Construction of a brand new 1,300 mile road between the two cities was recently completed almost five decades after construction first begun meaning it is now theoretically possible to drive across Russia on a continuous joined up network of roads.
Dressed in a casual polo shirt and wearing sunglasses, Mr Putin said he was keen to test the new road which he hailed as a \”historic\” moment in Russia\’s history. \”Our country, the largest in the world, has never in its history – never – been completely joined up by highways. Finally we have done it,\” he said.
They don\’t actually have a road network that covers the country. And as that story shows, it\’s not just little villages left off it either. There was no east west road, from Vladivostock to Moscow for example.
To be honest, I\’m not sure if it\’s still true now but certainly in the 1990s there were huge towns that didn\’t have land connections to anywhere. Norilsk for example, 300,000 people, and no land link at all. No road, no rail.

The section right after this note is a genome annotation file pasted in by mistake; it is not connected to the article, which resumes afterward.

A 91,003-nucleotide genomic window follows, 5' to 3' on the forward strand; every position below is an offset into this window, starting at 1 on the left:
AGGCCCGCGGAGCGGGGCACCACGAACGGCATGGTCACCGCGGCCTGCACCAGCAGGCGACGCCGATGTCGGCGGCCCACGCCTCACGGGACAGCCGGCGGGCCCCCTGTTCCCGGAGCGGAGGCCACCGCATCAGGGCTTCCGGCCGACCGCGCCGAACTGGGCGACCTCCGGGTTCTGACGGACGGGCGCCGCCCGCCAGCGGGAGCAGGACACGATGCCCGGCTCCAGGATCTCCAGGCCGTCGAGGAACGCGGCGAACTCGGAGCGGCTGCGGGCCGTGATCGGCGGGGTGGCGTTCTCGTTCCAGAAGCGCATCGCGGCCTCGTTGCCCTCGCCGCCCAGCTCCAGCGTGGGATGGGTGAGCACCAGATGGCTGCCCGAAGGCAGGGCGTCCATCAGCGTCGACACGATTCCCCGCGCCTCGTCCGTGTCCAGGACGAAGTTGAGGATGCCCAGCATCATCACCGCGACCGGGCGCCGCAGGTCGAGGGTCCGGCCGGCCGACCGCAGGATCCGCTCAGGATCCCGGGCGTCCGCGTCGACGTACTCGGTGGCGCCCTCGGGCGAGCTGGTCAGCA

You could fly in or out, there was a rail line to the river and after the spring thaw (late June up there) there would be boats out over the sea to Murmansk or up the river inland to where the Trans-Siberian crossed the country.
And this sort of isolation was not unusual: there would be cars and roads inside these cities, but they were islands: go too far outside the cities and the road networks simply stopped.
What we would consider to be basic infrastucture in many places just doesn\’t exist.